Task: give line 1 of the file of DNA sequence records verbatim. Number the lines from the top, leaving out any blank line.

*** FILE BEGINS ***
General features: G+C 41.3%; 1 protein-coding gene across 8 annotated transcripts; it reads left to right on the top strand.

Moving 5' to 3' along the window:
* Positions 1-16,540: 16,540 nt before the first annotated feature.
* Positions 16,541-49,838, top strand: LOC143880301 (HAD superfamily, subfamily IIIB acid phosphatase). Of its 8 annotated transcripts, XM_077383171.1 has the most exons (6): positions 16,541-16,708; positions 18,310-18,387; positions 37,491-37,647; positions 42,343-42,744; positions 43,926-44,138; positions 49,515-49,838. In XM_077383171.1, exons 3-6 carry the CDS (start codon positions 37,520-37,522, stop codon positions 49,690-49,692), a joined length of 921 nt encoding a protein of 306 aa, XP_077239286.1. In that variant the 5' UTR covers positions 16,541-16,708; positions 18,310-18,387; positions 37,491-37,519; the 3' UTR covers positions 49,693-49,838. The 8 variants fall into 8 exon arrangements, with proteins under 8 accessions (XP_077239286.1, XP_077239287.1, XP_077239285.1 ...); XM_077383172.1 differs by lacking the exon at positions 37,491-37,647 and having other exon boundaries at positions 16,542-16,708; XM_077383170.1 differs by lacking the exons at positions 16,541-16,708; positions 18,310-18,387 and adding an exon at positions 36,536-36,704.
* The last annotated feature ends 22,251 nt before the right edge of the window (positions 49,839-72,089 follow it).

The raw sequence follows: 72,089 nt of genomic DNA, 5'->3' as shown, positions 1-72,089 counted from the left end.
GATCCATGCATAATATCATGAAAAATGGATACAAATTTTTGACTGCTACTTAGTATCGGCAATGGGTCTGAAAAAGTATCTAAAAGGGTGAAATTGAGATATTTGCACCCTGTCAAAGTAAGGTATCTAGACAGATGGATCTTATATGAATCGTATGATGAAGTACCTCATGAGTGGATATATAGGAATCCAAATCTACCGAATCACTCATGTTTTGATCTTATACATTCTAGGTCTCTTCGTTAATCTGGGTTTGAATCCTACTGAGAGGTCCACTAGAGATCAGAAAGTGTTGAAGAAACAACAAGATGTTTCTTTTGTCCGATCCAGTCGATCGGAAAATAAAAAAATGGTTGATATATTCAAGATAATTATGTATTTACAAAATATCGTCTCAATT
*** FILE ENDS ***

General features: G+C 41.3%; 1 protein-coding gene across 8 annotated transcripts; it reads left to right on the top strand.